Engaging Students in Systems Thinking and Computational Thinking Through Modeling
By Jonathan Bowers, Daniel Damelin, Emanuel Eidin, and Cynthia McIntyre
The COVID-19 crisis has demonstrated the importance of being able to understand complex computational models for everyday life. To make sense of the evolving predictive models of the COVID-19 pandemic, global citizens need to have a firm grasp of both systems thinking (ST) and computational thinking (CT).
Systems thinking is the ability to understand a problem or phenomenon as a series of interconnected elements that produce emergent behaviors (Meadows 2008; Pallant, Lee, and Pryputniewicz 2012). For example, scientists can use ST to examine how different elements of human behavior (social distancing, mask wearing, hand hygiene, etc.) impact the broader system of human interactions that determine how fast the pandemic will spread. However, given the complexity of the pandemic, ST alone is insufficient for constructing or interpreting a meaningful model. To create accurate models, scientists need to use computational thinking. CT involves decomposing a problem into quantifiable elements represented in an algorithmic form that can be interpreted or calculated by either a computer or a person (Sneider et al. 2014; Wing 2006). Such computational artifacts allow users to set different initial conditions and see a range of results and potential solutions. Additionally, refining computational artifacts via testing and debugging as new data becomes available is a hallmark of CT. Not only are ST and CT complementary and critical for constructing pandemic models, they are also essential for understanding a host of other scientific phenomena—from ecosystems to climate change and more.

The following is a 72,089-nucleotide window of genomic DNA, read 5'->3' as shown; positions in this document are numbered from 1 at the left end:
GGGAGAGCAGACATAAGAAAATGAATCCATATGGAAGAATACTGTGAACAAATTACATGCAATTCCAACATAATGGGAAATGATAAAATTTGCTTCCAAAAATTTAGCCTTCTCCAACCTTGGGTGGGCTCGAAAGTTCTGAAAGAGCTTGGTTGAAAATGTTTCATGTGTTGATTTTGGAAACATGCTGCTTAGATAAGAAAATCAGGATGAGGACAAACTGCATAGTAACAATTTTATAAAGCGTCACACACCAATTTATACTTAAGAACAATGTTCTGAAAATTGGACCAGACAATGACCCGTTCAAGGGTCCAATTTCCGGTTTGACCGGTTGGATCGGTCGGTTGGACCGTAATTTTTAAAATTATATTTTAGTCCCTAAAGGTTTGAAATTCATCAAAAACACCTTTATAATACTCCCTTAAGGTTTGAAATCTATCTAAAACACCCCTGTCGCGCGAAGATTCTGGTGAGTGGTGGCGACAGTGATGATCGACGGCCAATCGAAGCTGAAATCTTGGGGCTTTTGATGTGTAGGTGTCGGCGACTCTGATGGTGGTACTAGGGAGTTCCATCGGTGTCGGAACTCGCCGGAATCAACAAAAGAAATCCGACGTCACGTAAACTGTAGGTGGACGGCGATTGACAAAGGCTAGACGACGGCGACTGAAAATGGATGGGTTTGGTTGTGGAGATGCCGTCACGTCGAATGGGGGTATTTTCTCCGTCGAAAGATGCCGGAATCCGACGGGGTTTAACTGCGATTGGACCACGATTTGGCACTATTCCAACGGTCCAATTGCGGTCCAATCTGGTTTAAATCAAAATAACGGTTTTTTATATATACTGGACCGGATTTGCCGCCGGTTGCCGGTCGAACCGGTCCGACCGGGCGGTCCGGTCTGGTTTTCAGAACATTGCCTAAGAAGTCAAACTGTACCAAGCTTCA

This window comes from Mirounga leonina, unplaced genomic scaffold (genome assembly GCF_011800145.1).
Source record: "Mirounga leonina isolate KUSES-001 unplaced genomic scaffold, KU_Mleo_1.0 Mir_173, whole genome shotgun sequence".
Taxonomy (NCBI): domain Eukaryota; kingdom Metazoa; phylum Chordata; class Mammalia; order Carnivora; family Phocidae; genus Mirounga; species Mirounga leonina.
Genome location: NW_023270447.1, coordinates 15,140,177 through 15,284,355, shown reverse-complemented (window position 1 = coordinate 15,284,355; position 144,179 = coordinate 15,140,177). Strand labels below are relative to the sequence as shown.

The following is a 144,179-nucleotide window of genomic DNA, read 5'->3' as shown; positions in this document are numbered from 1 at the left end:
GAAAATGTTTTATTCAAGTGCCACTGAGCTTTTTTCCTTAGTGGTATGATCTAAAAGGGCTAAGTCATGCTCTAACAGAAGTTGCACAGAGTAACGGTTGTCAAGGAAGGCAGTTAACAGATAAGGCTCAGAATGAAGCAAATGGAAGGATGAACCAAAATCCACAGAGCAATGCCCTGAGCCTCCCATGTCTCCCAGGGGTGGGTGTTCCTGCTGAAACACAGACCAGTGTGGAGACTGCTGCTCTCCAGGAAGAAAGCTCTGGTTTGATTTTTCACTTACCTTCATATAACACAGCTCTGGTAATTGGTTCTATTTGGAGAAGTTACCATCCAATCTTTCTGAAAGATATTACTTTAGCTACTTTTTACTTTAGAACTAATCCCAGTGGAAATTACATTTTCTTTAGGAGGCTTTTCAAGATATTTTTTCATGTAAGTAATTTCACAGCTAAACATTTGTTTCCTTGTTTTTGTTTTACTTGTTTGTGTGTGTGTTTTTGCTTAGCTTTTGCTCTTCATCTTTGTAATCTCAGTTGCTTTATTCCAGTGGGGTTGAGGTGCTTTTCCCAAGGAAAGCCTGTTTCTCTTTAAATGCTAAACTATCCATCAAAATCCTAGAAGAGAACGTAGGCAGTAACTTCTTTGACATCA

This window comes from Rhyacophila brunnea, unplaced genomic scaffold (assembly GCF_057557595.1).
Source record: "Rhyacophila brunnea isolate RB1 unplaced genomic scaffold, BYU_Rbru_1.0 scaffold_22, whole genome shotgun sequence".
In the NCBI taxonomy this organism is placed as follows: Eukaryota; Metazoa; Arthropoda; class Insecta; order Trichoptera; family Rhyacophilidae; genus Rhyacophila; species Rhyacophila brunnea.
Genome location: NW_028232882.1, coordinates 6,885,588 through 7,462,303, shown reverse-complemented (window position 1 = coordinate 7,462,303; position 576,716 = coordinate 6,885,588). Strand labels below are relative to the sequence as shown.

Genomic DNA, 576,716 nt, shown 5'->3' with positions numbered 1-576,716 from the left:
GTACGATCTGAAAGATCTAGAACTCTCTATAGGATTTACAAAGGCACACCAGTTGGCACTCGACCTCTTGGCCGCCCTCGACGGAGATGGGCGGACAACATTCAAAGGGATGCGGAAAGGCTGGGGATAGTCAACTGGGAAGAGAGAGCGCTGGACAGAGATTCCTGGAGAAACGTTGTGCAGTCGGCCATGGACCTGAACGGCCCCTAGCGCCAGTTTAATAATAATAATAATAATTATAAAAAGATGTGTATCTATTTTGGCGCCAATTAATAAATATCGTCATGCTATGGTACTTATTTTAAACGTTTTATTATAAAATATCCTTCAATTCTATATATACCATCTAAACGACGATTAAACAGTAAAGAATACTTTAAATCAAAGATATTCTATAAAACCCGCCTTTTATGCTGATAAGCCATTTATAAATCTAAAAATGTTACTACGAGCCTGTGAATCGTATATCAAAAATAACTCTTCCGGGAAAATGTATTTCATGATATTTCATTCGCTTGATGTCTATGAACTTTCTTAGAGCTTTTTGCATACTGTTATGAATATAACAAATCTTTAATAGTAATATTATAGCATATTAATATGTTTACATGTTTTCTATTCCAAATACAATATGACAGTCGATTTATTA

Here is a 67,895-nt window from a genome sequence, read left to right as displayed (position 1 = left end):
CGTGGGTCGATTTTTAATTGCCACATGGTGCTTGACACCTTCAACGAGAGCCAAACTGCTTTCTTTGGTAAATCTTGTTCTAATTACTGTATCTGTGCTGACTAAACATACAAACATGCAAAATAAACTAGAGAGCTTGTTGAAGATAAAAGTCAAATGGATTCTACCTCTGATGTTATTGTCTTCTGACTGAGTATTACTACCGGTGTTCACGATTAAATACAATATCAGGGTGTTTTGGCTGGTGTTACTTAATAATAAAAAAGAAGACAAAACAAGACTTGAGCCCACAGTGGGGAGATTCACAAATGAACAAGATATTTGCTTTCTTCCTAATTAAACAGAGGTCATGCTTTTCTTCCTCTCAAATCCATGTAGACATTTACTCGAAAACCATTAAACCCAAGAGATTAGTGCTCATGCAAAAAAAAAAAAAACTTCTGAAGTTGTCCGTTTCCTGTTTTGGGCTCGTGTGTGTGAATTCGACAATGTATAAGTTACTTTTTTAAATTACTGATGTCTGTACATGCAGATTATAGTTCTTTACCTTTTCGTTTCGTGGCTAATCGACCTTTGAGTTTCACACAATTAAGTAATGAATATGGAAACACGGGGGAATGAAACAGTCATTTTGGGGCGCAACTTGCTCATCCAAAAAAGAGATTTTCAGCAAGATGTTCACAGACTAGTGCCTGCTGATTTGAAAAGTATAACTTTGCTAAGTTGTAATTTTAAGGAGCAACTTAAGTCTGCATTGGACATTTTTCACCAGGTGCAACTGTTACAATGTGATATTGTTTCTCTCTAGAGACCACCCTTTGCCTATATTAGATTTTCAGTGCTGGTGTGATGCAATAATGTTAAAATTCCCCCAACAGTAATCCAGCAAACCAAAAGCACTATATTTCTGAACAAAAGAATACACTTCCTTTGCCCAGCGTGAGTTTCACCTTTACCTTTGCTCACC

Although both ST and CT have been increasingly identified as important science practices and crosscutting concepts through the Next Generation Science Standards (NGSS Lead States 2013), there remains a lack of useful learning tools to support teachers and students in ST and CT (Grover and Pea 2017). One new framework seeks to support student engagement in ST and CT by contextualizing these two types of thinking within the practice of constructing computational models (Figure 1) (Damelin, Stephens, and Shin 2019). This framework explores how various aspects of ST and CT are embedded within different modeling practices, as well as how these modeling practices can help students as they construct, revise, and use computational models. In this article, we explore how students interact with the various aspects of ST and CT as they build and refine computational models using SageModeler (a free web-based semi-quantitative system modeling application) in a chemistry unit on evaporative cooling (see Online Connections). Through the examples presented here, we illustrate ways in which this framework can inform curriculum design and pedagogical practice.
Evaporative cooling describes the phenomenon that occurs when liquids evaporate, and in the process, the temperature of the liquid and whatever it is touching decreases. This occurs because thermal energy is used to overcome the intermolecular forces attracting the molecules close together, keeping the substance in a liquid state. When the molecules spread apart forming a gas during the evaporation process, thermal energy is converted to potential energy, and the temperature decreases.
We developed a curriculum unit on evaporative cooling consisting of five investigations aligned with the disciplinary core ideas in HS-PS1 (Matter and Its Interactions) and HS-PS3 (Energy), the two science practices of developing and using models and using computational thinking, and the crosscutting concept of systems and system models specified in the Next Generation Science Standards (NGSS Lead States 2013). The investigations were designed using a project-based learning approach (Krajcik 2015; Krajcik and Shin 2014), which includes pursuing a solution to a meaningful question, exploring phenomena using scientific practices, and engaging in collaborative activities to find solutions.
Brief descriptions of all unit investigations—fashioned around the driving question “Why do I feel colder when I am wet than when I am dry?”—can be found in Table 1 (see Online Connections). While students engaged in ST and CT through modeling throughout the unit, our examples primarily come from the first two investigations as the focus of this article is to demonstrate how appropriately designed curriculum activities can support students in modeling practices using systems thinking and computational thinking.